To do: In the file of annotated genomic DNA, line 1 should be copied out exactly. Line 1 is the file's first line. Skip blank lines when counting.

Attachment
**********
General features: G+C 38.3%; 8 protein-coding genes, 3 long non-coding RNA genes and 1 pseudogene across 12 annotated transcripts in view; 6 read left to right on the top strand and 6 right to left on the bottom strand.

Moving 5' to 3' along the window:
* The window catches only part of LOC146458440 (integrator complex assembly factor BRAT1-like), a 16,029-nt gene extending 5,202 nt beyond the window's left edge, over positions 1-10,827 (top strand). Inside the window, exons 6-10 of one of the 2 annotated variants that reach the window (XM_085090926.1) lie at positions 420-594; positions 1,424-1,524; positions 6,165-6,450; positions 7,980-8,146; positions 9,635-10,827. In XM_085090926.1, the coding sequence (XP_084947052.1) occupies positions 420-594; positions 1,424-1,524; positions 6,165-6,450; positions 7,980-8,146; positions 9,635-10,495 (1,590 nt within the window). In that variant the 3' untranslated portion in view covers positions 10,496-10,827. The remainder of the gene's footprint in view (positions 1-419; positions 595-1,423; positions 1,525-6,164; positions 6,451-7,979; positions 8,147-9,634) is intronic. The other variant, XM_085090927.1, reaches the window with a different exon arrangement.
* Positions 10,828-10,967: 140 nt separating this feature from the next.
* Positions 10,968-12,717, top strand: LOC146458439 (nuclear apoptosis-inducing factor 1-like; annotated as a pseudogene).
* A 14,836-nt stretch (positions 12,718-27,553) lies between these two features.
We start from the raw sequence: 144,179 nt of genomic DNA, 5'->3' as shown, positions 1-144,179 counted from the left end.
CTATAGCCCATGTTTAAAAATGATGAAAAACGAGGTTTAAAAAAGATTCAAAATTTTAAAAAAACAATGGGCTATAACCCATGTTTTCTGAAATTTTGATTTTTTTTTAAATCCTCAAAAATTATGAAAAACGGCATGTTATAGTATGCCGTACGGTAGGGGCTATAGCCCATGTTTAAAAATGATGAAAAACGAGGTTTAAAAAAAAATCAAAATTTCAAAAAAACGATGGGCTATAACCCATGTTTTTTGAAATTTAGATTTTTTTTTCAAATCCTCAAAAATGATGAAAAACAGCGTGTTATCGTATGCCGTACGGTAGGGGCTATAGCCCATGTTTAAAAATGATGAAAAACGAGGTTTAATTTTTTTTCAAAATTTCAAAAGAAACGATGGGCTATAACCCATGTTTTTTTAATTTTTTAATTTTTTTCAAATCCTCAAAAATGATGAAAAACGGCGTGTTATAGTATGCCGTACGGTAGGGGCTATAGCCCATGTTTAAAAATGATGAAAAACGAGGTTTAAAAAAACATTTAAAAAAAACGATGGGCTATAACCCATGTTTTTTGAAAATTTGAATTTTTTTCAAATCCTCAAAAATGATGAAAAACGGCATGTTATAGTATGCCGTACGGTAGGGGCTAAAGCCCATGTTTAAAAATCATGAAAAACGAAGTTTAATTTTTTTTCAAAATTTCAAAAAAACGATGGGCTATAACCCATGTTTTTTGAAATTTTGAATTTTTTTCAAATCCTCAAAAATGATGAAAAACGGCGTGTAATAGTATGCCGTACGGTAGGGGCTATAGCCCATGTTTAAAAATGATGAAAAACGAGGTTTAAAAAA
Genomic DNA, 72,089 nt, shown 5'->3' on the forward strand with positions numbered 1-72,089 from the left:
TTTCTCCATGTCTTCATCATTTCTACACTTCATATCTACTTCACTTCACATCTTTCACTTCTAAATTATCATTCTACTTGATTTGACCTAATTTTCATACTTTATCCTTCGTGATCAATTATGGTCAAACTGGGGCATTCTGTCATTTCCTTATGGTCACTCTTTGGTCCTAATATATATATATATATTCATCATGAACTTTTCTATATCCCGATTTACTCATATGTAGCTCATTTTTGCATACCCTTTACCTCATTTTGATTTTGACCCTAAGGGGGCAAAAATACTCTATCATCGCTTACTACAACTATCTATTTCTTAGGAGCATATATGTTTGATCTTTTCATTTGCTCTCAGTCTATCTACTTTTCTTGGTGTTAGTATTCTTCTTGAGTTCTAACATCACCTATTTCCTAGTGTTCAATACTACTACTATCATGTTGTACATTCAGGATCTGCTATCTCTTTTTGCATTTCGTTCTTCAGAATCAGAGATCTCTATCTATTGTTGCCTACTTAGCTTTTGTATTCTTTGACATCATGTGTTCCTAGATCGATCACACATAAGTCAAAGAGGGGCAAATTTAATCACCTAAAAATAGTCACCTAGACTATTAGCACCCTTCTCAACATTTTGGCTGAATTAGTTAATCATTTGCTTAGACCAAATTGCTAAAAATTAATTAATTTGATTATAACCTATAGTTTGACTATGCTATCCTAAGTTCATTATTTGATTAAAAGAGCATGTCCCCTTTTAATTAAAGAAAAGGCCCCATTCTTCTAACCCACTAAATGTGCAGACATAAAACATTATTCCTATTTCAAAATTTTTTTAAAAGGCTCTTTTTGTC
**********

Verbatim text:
General features: G+C 38.3%; 8 protein-coding genes, 3 long non-coding RNA genes and 1 pseudogene across 12 annotated transcripts in view; 6 read left to right on the top strand and 6 right to left on the bottom strand.